• Increased ISTEP+ scores
  • Increased reading skill levels
  • Improved behavior
  • Increased focus and concentration

In its first semester with the Fast ForWord program, the School City of East Chicago is experiencing positive results. “We’re seeing average gains of 1.5 grade levels in reading in only 25 to 39 days of use, depending on the school,” said Harding. “We have one student who increased five grade levels in 44 days. That’s unheard of! We’ve also had tremendous gains for special needs and ELL students in this short period of time.” Students’ gains are having an impact on their state test scores. For example, at Carrie Gosch Elementary School students had an overall increase of nearly 32 percent in the number of students passing both English/language arts and math on the ISTEP+. The biggest increase was at the fourth grade level, where students jumped from a passing rate of 45 percent in English/language arts in 2009 to 84 percent in 2010. In math, fourth graders climbed from 31 percent passing to 72 percent. Joseph L. Block Jr. High also made significant gains in closing the achievement gap. Here, the percentage of Black students passing the ISTEP+ increased by 19 percent in English/language arts, 15 percent in math, and 14 percent on both. The percentage of Hispanic students passing increased by 27 percent in English/language arts, 9 percent in math, and 15 percent on both.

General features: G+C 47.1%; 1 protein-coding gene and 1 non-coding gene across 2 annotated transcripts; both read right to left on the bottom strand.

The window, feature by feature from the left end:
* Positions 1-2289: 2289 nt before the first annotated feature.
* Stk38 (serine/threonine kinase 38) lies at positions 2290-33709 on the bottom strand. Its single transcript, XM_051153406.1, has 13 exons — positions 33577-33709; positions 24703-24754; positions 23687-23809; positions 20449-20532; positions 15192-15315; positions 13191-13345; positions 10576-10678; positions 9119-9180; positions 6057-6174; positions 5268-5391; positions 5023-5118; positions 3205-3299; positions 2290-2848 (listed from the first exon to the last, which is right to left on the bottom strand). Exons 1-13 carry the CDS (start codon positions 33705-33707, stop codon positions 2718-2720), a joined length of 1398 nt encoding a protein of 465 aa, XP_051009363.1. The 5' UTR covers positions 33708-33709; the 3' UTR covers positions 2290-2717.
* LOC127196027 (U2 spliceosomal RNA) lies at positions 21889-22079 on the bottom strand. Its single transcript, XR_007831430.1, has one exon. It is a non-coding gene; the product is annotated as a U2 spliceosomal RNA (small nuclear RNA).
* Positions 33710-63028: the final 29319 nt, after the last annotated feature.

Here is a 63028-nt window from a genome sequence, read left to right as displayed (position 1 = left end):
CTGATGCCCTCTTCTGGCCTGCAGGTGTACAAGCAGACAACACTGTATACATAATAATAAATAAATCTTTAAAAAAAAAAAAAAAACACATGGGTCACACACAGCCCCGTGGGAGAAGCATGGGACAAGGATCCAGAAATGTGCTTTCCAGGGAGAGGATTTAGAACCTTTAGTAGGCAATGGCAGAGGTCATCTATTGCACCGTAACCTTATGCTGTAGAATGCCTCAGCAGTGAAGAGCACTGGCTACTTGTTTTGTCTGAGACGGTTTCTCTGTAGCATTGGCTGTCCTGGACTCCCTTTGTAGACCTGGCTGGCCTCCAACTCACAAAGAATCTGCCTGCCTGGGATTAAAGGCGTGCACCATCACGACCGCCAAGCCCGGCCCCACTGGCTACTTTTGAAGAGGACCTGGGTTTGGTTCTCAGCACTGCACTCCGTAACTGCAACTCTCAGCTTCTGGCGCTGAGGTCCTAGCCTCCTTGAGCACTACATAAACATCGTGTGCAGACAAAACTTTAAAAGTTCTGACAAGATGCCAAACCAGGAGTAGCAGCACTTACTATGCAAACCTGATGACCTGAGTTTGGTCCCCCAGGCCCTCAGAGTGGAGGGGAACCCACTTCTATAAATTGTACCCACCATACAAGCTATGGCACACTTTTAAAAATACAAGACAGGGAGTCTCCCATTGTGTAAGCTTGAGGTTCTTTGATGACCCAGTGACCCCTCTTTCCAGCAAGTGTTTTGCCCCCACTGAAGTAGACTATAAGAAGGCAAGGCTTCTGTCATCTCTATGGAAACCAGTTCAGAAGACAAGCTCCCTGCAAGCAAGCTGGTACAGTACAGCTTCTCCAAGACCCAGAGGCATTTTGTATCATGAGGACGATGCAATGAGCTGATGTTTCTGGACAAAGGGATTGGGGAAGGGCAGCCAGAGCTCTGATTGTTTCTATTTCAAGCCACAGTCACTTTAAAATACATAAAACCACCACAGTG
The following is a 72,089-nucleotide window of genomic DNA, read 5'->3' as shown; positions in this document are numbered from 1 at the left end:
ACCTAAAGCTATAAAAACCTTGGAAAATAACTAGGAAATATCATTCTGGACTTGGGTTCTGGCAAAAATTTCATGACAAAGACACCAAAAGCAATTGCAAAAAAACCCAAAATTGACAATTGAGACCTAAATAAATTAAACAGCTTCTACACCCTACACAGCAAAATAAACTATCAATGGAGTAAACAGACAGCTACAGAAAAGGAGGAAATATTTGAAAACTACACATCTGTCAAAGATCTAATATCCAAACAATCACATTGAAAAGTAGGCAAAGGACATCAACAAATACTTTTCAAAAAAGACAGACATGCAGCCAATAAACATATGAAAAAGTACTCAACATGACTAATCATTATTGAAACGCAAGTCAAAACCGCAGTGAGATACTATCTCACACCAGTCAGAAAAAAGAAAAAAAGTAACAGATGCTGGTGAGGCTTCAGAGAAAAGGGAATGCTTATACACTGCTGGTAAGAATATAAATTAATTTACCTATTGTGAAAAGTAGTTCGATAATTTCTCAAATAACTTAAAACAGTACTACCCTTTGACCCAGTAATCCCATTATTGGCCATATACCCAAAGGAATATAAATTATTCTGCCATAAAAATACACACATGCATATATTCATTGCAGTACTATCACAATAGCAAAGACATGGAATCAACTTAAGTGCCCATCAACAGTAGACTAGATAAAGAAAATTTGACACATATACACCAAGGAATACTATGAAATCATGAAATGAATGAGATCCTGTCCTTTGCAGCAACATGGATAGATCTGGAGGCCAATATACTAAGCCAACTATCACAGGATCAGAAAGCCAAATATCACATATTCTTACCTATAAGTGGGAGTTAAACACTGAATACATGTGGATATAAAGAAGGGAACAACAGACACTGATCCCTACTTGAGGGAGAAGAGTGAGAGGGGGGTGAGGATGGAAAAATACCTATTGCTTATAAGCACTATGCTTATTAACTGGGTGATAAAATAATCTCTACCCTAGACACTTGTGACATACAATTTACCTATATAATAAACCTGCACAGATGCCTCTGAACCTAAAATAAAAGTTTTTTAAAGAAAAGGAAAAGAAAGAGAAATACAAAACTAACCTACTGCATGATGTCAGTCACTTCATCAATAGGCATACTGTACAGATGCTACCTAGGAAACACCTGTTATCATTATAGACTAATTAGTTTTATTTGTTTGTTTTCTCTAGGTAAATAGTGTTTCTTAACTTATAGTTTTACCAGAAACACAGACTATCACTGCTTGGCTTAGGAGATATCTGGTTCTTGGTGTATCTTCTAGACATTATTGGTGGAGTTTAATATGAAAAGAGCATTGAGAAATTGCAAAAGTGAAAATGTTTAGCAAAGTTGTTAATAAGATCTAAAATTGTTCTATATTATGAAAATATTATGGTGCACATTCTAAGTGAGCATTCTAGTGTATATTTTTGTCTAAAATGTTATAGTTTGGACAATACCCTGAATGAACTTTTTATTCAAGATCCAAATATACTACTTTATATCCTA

As a result of their gains, in June 2010, Indiana Superintendent of Public Instruction Tony Bennett invited East Chicago school officials to Indianapolis to recognize them for their growth in the percentage of students passing the ISTEP+, and share this success story throughout the state of Indiana. Harding also hears many positive reports throughout the school community. “A school psychologist who had 10 elementary students working on Fast ForWord, wrote to me about 25 days into the program. She said she could not believe the change in students’ behavior and in their level of focus and concentration. It’s important to note that in those 25 days, nothing else had changed. Students’ IEPs and curriculum and the conditions of the school were all the same. The only thing that was different was the addition of Fast ForWord.” According to Harding, each school has embraced the Fast ForWord program, despite the swift startup and schedule changes to accommodate the 50-minute protocol. “In this short time, our entire culture changed to accept Fast ForWord as a regular part of the day because it has proven to be so successful and has showed demonstrable results. It’s a fantastic intervention for struggling readers — and we’re using it for advanced kids as well,” he said. “The service and support we’ve gotten from the Scientific Learning Fast ForWord team has also been outstanding. We’ve involved them from day one in the transformation of our district and they’ve been a true partner in our efforts. The Scientific Learning team has been great in assisting and accommodating the entire implementation process in East Chicago.” Looking ahead, the district plans to add the Fast ForWord software to its summer school program and to expand usage from pre-kindergarten through grade 12. “While many districts don’t have schools in academic probation or face the socioeconomic challenges we do in East Chicago, we all have students who need to improve — and even the brightest students can be taken to a higher level,” said Harding. “The Fast ForWord program works. We’ve seen the changes in our students and in the total educational environment. From our perspective, if immediate success can happen in East Chicago, chances are great that all schools could experience similar or greater academic growth for students given the commitment to this intervention.”